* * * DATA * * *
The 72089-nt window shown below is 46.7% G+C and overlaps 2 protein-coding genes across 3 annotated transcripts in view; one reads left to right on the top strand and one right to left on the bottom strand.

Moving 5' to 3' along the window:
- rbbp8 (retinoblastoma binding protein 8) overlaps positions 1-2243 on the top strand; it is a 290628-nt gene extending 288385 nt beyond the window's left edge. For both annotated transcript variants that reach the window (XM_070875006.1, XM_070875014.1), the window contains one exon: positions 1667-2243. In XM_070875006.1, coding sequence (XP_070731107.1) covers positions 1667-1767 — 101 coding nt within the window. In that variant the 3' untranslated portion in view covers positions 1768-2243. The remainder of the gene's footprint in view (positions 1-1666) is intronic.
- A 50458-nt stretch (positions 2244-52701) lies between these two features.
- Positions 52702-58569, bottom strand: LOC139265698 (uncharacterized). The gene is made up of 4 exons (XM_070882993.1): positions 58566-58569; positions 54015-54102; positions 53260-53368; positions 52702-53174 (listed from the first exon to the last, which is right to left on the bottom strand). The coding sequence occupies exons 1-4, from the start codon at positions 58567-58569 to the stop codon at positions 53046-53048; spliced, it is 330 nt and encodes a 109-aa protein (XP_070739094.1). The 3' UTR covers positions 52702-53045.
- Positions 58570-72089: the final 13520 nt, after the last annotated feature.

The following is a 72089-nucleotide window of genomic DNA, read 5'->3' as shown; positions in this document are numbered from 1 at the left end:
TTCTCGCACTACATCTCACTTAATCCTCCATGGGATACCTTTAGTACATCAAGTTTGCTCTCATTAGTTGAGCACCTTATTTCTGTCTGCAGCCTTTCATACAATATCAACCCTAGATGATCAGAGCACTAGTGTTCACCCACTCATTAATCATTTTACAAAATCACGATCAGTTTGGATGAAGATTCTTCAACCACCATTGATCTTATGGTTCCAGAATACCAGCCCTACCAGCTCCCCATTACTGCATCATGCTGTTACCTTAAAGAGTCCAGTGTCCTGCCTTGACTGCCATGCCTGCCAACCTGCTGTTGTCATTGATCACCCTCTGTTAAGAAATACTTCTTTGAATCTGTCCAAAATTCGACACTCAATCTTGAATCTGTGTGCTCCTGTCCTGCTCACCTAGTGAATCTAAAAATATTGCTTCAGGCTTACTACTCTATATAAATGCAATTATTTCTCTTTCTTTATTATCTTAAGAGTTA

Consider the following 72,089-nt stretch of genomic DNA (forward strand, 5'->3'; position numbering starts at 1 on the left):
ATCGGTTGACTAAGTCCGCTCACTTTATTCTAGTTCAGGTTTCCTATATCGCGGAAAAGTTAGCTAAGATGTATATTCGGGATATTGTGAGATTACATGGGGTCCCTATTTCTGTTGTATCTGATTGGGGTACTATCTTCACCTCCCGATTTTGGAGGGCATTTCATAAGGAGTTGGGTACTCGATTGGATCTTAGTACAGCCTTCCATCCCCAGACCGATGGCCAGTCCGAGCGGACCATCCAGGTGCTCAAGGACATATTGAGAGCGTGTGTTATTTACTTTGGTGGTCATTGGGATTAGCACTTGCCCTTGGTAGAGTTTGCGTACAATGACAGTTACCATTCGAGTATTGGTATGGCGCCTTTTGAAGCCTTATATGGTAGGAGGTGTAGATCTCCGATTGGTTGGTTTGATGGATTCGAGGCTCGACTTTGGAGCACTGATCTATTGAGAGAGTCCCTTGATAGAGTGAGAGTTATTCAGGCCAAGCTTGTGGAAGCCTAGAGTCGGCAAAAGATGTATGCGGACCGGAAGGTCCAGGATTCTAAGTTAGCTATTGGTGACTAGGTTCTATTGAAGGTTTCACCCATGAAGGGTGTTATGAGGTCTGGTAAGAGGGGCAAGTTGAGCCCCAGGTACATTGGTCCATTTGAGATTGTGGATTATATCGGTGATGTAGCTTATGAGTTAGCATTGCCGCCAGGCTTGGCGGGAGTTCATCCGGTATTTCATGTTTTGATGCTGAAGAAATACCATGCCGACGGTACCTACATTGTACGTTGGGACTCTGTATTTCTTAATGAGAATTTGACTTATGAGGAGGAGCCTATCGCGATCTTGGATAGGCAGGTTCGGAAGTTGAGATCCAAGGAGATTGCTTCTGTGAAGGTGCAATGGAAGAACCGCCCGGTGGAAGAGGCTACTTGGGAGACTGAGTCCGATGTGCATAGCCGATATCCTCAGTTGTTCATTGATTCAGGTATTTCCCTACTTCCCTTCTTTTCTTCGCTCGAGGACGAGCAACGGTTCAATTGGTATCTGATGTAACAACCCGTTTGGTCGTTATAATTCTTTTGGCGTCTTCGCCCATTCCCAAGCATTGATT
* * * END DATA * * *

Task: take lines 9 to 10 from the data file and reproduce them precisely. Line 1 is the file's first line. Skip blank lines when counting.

Consider the following 72,089-nt stretch of genomic DNA (forward strand, 5'->3'; position numbering starts at 1 on the left):
ATCGGTTGACTAAGTCCGCTCACTTTATTCTAGTTCAGGTTTCCTATATCGCGGAAAAGTTAGCTAAGATGTATATTCGGGATATTGTGAGATTACATGGGGTCCCTATTTCTGTTGTATCTGATTGGGGTACTATCTTCACCTCCCGATTTTGGAGGGCATTTCATAAGGAGTTGGGTACTCGATTGGATCTTAGTACAGCCTTCCATCCCCAGACCGATGGCCAGTCCGAGCGGACCATCCAGGTGCTCAAGGACATATTGAGAGCGTGTGTTATTTACTTTGGTGGTCATTGGGATTAGCACTTGCCCTTGGTAGAGTTTGCGTACAATGACAGTTACCATTCGAGTATTGGTATGGCGCCTTTTGAAGCCTTATATGGTAGGAGGTGTAGATCTCCGATTGGTTGGTTTGATGGATTCGAGGCTCGACTTTGGAGCACTGATCTATTGAGAGAGTCCCTTGATAGAGTGAGAGTTATTCAGGCCAAGCTTGTGGAAGCCTAGAGTCGGCAAAAGATGTATGCGGACCGGAAGGTCCAGGATTCTAAGTTAGCTATTGGTGACTAGGTTCTATTGAAGGTTTCACCCATGAAGGGTGTTATGAGGTCTGGTAAGAGGGGCAAGTTGAGCCCCAGGTACATTGGTCCATTTGAGATTGTGGATTATATCGGTGATGTAGCTTATGAGTTAGCATTGCCGCCAGGCTTGGCGGGAGTTCATCCGGTATTTCATGTTTTGATGCTGAAGAAATACCATGCCGACGGTACCTACATTGTACGTTGGGACTCTGTATTTCTTAATGAGAATTTGACTTATGAGGAGGAGCCTATCGCGATCTTGGATAGGCAGGTTCGGAAGTTGAGATCCAAGGAGATTGCTTCTGTGAAGGTGCAATGGAAGAACCGCCCGGTGGAAGAGGCTACTTGGGAGACTGAGTCCGATGTGCATAGCCGATATCCTCAGTTGTTCATTGATTCAGGTATTTCCCTACTTCCCTTCTTTTCTTCGCTCGAGGACGAGCAACGGTTCAATTGGTATCTGATGTAACAACCCGTTTGGTCGTTATAATTCTTTTGGCGTCTTCGCCCATTCCCAAGCATTGATT